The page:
‘Fahrenheit 9/11’ left me outraged. Through some convoluted process I can’t myself divine, Michael Moore was able in mid-2004 to release — as in show in multiplexes worldwide — a film criticizing the entire course of US foreign and domestic policy since 09/01 (or indeed 11/00). And he blew it. He fucked it up. Initially, the completely illogical, contradictory mode of the film had me reaching for the penultimate post here: any sentient viewer would recognize the contradictions and try to think them through, even if MM obviously hadn’t. But as the film span out of control, exploiting the grief of parents of dead soldiers (as if there were no cause worth losing 500-odd soldiers for: this is Somalia-think) to little effect, I began to revise my earlier stance. All that Saudis-are-running-us stuff was lumpen and crazy (and these intricate paper trails are perhaps not well suited to movies). The lone soldier on the coast of Oregon — are we to expect an al-Quaeda seaborne invasion? If the film had stuck to showing clips of Cheney and Bush looking stupid, with inserts from the terrifying world of US news broadcasts and enlistment ads, I’d have been happy. Bring the funny, you know. As is, the film has left me agreeing with Christopher Hitchens for Christ’s sake:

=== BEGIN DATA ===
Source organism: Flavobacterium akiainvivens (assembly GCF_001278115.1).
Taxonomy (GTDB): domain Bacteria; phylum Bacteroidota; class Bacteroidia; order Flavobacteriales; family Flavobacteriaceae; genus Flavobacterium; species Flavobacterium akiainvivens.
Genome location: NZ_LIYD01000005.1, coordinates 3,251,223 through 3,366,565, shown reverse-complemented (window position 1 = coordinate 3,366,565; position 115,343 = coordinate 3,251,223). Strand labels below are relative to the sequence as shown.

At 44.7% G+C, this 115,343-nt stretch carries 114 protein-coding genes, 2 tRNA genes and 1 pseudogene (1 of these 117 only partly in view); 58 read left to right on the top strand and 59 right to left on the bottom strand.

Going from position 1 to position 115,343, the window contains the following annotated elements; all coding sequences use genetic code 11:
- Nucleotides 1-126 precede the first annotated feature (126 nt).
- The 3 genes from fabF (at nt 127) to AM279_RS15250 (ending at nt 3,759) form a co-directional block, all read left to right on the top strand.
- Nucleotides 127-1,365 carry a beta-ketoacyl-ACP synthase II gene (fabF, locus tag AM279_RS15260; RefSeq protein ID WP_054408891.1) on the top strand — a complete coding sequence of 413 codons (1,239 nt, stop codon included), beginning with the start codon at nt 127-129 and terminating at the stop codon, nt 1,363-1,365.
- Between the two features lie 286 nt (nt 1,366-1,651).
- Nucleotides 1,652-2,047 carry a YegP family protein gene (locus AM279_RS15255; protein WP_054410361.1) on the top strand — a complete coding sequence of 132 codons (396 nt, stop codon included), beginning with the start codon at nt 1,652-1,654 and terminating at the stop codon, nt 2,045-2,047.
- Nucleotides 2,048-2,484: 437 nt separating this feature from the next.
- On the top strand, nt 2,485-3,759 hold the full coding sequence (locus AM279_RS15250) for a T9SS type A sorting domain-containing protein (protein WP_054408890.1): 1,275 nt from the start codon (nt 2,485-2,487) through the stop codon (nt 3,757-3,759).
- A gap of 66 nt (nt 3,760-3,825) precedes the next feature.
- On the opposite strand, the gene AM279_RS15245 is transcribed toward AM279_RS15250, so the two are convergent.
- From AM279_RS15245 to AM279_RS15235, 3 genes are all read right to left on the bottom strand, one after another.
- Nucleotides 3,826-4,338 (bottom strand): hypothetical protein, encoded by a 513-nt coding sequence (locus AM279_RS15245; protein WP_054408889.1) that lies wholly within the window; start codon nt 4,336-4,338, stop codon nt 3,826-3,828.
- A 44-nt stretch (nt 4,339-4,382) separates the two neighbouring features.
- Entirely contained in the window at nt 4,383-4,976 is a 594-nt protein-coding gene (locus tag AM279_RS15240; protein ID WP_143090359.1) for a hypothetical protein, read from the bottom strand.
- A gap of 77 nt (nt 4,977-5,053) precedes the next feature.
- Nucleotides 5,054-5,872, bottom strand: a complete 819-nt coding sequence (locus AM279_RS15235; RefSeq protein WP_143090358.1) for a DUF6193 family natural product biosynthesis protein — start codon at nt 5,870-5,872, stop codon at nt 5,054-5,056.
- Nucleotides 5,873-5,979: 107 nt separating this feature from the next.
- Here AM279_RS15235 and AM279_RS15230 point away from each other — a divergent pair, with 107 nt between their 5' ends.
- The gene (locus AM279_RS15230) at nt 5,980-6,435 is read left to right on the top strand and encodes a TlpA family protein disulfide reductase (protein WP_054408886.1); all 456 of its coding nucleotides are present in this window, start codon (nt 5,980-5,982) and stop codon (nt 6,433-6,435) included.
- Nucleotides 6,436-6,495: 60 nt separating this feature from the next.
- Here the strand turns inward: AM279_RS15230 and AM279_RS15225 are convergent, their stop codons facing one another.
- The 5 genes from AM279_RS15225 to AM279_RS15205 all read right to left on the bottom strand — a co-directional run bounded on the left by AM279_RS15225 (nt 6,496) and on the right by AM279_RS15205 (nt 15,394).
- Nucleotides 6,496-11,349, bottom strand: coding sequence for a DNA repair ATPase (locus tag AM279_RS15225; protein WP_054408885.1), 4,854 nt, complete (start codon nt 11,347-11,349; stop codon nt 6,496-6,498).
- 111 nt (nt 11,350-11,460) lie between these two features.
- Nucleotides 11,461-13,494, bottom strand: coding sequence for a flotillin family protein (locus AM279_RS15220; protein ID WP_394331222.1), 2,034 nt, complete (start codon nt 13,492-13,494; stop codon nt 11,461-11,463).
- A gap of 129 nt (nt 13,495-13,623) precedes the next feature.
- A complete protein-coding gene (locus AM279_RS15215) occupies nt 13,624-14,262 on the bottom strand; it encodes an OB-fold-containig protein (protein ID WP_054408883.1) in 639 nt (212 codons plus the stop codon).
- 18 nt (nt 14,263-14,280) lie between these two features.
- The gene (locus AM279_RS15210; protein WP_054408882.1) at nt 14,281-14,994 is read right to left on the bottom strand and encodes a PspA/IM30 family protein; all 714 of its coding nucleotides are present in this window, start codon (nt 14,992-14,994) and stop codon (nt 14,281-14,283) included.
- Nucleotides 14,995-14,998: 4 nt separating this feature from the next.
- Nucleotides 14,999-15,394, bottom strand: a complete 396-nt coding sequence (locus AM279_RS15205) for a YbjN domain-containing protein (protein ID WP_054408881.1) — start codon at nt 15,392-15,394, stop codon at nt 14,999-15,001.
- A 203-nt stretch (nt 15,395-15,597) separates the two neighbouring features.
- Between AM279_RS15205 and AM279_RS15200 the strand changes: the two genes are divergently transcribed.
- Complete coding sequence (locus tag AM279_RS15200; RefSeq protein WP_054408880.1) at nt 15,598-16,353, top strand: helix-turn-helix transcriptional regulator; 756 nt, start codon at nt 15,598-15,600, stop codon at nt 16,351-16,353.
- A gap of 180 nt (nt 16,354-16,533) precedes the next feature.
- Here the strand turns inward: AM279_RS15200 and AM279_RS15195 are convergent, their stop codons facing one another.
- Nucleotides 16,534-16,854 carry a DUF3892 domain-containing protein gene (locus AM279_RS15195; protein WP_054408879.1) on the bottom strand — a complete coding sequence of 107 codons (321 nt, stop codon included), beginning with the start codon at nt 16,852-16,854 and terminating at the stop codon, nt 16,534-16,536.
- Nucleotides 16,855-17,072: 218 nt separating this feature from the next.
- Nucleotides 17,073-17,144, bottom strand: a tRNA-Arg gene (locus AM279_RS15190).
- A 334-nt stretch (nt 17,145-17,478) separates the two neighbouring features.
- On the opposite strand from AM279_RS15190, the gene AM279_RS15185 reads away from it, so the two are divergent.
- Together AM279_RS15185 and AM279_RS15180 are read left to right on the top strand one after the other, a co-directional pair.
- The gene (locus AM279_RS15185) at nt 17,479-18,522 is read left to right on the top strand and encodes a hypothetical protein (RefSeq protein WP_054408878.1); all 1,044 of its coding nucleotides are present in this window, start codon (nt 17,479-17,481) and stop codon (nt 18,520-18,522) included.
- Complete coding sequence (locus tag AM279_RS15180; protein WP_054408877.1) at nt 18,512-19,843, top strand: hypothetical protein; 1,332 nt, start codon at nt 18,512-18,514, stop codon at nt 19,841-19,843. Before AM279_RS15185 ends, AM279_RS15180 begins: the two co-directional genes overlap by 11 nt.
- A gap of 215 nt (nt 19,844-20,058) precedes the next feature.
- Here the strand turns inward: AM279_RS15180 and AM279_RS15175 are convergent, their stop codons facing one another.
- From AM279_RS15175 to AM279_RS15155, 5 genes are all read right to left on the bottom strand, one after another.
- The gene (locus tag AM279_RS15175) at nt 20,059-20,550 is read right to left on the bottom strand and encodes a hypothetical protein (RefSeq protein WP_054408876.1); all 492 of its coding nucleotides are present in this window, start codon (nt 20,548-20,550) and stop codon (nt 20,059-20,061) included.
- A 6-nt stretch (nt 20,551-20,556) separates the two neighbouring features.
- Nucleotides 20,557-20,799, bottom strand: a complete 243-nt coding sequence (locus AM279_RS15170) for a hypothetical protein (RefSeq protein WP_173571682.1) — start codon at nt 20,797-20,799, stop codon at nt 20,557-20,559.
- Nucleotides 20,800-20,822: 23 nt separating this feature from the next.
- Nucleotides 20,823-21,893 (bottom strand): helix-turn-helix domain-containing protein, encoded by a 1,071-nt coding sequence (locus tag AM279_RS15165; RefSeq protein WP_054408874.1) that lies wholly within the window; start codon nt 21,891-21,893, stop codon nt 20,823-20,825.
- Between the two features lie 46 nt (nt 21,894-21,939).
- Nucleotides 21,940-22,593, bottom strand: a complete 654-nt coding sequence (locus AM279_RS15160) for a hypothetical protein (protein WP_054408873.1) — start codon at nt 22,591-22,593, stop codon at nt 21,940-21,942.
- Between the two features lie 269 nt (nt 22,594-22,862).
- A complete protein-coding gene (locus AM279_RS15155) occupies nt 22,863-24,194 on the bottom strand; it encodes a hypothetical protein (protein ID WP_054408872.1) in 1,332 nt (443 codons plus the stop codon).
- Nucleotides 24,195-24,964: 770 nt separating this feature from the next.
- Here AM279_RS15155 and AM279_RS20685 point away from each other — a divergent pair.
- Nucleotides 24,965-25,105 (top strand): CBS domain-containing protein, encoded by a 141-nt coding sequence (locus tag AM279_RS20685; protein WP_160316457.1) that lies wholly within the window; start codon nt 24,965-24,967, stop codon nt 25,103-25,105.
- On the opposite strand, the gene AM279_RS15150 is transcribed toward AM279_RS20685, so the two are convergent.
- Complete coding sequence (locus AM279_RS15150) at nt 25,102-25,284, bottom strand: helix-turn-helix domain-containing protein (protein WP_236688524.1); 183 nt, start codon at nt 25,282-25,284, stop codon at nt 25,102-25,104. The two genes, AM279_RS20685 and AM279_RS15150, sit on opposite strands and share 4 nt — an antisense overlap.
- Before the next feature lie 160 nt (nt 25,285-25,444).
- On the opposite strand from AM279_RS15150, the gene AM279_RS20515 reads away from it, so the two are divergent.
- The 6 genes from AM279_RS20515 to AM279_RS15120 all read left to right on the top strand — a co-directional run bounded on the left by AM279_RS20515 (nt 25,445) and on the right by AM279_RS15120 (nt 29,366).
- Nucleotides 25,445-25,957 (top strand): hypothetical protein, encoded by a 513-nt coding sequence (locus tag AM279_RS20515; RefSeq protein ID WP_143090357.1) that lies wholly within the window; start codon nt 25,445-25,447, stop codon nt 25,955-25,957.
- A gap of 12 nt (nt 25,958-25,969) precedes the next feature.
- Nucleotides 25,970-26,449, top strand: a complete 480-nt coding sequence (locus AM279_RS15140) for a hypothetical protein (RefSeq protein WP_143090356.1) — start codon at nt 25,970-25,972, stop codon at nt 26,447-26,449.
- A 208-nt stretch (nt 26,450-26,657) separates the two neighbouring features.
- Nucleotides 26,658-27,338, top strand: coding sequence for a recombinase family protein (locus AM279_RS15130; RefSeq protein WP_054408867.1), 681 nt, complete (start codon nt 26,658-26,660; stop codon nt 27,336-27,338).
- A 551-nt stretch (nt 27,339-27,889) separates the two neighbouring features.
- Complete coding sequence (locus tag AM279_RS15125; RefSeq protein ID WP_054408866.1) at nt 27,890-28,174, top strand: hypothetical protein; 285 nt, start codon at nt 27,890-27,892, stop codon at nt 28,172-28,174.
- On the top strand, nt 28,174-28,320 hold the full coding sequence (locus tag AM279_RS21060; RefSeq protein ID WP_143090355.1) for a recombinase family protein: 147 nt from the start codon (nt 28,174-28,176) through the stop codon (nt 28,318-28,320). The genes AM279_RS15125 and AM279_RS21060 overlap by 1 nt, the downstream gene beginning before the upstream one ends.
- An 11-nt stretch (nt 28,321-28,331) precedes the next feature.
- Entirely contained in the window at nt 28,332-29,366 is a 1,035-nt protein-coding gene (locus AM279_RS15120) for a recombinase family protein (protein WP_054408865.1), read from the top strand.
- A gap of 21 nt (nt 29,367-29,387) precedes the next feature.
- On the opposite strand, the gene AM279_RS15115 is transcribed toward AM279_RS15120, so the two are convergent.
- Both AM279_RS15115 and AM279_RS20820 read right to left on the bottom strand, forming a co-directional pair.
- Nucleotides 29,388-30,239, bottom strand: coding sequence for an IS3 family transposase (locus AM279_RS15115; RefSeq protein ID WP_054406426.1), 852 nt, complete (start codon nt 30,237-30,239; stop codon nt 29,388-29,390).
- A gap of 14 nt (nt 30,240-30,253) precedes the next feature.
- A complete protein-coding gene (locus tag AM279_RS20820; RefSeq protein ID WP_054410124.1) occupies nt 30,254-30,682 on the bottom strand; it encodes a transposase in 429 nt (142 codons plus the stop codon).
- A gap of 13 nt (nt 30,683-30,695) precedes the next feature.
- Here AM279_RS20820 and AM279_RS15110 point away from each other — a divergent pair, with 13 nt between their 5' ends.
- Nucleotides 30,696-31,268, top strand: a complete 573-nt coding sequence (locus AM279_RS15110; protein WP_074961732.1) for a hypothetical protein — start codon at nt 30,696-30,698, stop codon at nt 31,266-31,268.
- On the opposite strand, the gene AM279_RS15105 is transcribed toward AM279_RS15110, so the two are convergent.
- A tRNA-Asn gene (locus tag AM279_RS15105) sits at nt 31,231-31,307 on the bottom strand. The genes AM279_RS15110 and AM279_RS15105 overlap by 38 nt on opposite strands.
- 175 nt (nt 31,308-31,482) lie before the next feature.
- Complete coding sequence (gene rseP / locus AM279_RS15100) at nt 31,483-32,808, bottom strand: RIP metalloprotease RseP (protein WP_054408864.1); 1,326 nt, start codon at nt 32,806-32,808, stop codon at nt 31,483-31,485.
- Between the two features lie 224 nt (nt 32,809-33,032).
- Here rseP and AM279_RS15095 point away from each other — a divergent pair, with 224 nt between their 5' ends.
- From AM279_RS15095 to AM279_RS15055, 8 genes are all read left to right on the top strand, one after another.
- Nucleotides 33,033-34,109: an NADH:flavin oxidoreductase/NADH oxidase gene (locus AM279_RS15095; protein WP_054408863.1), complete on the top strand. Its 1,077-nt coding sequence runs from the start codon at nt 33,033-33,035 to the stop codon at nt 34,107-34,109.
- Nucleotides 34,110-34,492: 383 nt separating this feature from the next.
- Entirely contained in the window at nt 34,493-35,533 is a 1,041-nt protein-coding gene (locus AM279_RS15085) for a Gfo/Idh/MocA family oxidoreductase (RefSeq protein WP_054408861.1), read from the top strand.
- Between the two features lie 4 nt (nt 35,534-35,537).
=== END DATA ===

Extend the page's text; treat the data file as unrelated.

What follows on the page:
I have already said that Moore’s film has the staunch courage to mock Bush for his verbal infelicity. Yet it’s much, much braver than that. From Fahrenheit 9/11 you can glean even more astounding and hidden disclosures, such as the capitalist nature of American society, the existence of Eisenhower’s “military-industrial complex,” and the use of “spin” in the presentation of our politicians. It’s high time someone had the nerve to point this out.

The Southgate penalty of political film-making.